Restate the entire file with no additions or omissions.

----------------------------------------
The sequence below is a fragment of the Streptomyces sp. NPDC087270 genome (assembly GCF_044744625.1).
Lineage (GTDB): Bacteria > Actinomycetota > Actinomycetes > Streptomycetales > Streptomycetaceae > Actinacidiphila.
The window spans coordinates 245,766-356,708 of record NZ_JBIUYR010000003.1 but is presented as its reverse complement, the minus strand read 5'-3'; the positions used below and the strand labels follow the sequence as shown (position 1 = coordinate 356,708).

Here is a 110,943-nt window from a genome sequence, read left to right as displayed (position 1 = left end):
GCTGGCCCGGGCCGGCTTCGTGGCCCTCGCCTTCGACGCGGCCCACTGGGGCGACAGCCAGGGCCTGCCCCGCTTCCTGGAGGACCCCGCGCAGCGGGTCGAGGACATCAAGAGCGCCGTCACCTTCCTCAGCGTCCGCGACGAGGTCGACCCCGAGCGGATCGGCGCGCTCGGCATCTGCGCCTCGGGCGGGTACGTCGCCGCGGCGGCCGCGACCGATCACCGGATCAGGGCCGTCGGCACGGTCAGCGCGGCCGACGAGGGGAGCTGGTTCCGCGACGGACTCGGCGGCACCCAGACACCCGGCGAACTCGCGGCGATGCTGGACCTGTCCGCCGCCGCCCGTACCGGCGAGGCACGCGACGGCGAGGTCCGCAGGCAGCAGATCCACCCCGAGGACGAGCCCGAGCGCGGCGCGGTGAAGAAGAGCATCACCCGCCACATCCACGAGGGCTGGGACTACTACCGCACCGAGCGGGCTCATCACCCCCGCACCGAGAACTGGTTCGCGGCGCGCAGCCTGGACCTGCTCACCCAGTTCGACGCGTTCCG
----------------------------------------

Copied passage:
The sequence below is a fragment of the Streptomyces sp. NPDC087270 genome (assembly GCF_044744625.1).
Lineage (GTDB): Bacteria > Actinomycetota > Actinomycetes > Streptomycetales > Streptomycetaceae > Actinacidiphila.
The window spans coordinates 245,766-356,708 of record NZ_JBIUYR010000003.1 but is presented as its reverse complement, the minus strand read 5'-3'; the positions used below and the strand labels follow the sequence as shown (position 1 = coordinate 356,708).

Here is a 110,943-nt window from a genome sequence, read left to right as displayed (position 1 = left end):
GCTGGCCCGGGCCGGCTTCGTGGCCCTCGCCTTCGACGCGGCCCACTGGGGCGACAGCCAGGGCCTGCCCCGCTTCCTGGAGGACCCCGCGCAGCGGGTCGAGGACATCAAGAGCGCCGTCACCTTCCTCAGCGTCCGCGACGAGGTCGACCCCGAGCGGATCGGCGCGCTCGGCATCTGCGCCTCGGGCGGGTACGTCGCCGCGGCGGCCGCGACCGATCACCGGATCAGGGCCGTCGGCACGGTCAGCGCGGCCGACGAGGGGAGCTGGTTCCGCGACGGACTCGGCGGCACCCAGACACCCGGCGAACTCGCGGCGATGCTGGACCTGTCCGCCGCCGCCCGTACCGGCGAGGCACGCGACGGCGAGGTCCGCAGGCAGCAGATCCACCCCGAGGACGAGCCCGAGCGCGGCGCGGTGAAGAAGAGCATCACCCGCCACATCCACGAGGGCTGGGACTACTACCGCACCGAGCGGGCTCATCACCCCCGCACCGAGAACTGGTTCGCGGCGCGCAGCCTGGACCTGCTCACCCAGTTCGACGCGTTCCG